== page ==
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Theater Owners Argue Disney’s Dual Release Strategy Tanked “Black Widow”

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The National Association of Theater Owners believes the Marvel film would have fared better at the box office if it were not also available on Disney+ Premier Access.


Theater Owners Slam Disney

The National Association of Theater Owners wrote a statement on Sunday accusing Disney’s dual release model of tanking the box office haul for “Black Widow.”

The Marvel film shattered pandemic records last week when it opened to $80 million in its opening weekend, also earning another $78 million internationally. In its second weekend, however, “Black Widow” fell hard, earning just $26.3 million domestically. 

The action-packed picture was also released on Disney+ Premier Access for a $30 fee, where it made $60 million in its first weekend. NATO argued that by making the film available on streaming, Disney killed its chances of making more money in theaters. 

The group argued that if you compare “Black Widow” to other Marvel films or “successful” pandemic releases like “F9” and “A Quiet Place Part II,” it should have had a stronger opening weekend. Based on opening day to weekend ratios, NATO said the Natasha Romanoff prequel should have made anywhere between $92 million to $100 million. Based on its preview revenue, NATO says it could have made even more, potentially scoring an opening weekend between $97 million to $130 million.

“Despite assertions that this pandemic-era improvised release strategy was a success for Disney and the simultaneous release model, it demonstrates that an exclusive theatrical release means more revenue for all stakeholders in every cycle of the movie’s life,” NATO wrote.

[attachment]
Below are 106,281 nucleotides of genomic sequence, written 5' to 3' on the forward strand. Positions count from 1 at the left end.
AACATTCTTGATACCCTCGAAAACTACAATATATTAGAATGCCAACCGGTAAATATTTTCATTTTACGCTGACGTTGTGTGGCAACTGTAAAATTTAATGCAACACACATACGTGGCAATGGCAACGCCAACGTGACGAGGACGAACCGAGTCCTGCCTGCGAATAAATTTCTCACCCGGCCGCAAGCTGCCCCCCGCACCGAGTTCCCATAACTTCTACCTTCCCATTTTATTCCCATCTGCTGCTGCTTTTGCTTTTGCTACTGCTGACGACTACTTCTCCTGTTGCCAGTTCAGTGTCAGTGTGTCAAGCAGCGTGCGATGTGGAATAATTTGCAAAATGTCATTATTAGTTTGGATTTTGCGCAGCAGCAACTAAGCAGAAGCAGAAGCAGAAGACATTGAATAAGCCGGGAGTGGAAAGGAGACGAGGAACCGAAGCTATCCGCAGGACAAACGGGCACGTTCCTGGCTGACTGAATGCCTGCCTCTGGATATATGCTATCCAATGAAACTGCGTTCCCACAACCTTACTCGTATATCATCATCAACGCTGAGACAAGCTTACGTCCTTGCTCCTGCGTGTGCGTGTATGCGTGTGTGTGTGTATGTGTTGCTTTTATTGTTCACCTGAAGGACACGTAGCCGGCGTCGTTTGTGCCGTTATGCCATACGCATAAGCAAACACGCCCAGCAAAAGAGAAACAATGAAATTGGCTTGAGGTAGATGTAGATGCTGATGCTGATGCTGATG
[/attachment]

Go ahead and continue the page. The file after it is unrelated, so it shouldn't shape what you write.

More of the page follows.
The War on Theatrical Releases

Ever since the pandemic began, theaters and studios have been at odds about new dual streaming release models. Studios felt they had no choice but to throw their titles on streaming services as theaters were shuttered for nearly a year, but exhibitors were relying on studios to wait until movies could make money via theatrical runs. 

At one point in 2020, AMC and Regal Cinemas vowed to not show Universal titles after the studio said it would put all its titles on Video on Demand the same day they came out in theaters. The theaters ended up walking the choice back, and Universal also let up and opted to release its biggest blockbuster, “F9” exclusively in theaters. 

Still, studios have remained somewhat cozy with the idea to put their movies on their respective streaming platforms. In 2021, even as the U.S. was on the verge of reopening, Warner Bros. said it would release all its titles for the year on HBO Max the same day they hit the big screen. Warner Bros. received a considerable amount of backlash and it appears the studio will not continue the plan into 2022, but the temptation remains for many others. 

NATO Argues Theatrical Releases Are More Lucrative

NATO also argued that these direct to VOD models are not as lucrative as some analysts claim they are. Studios generally have to split box office revenues 50/50 with theaters, though some major studios like Disney might be able to snag a better deal. Many have stated that when Disney takes a title and puts it up for purchase on Disney+ Premier Access, they get to keep all the cash, but NATO says this is not the case. 

“Approximately 15% of revenue goes to the various platforms through which consumers access Disney+,” the statement said. “It ignores that Premiere Access revenue is not new-found money, but was pulled forward from a more traditional PVOD window, which is no longer an option.” 

NATO also said this strategy “costs Disney money in revenue per viewer over the life of the film” because it is unclear how many people are watching the titles on streaming. It’s also hard to know how many people might share the password to a single Disney+ account, meaning that the $30 fee could be split up across a lot of viewers.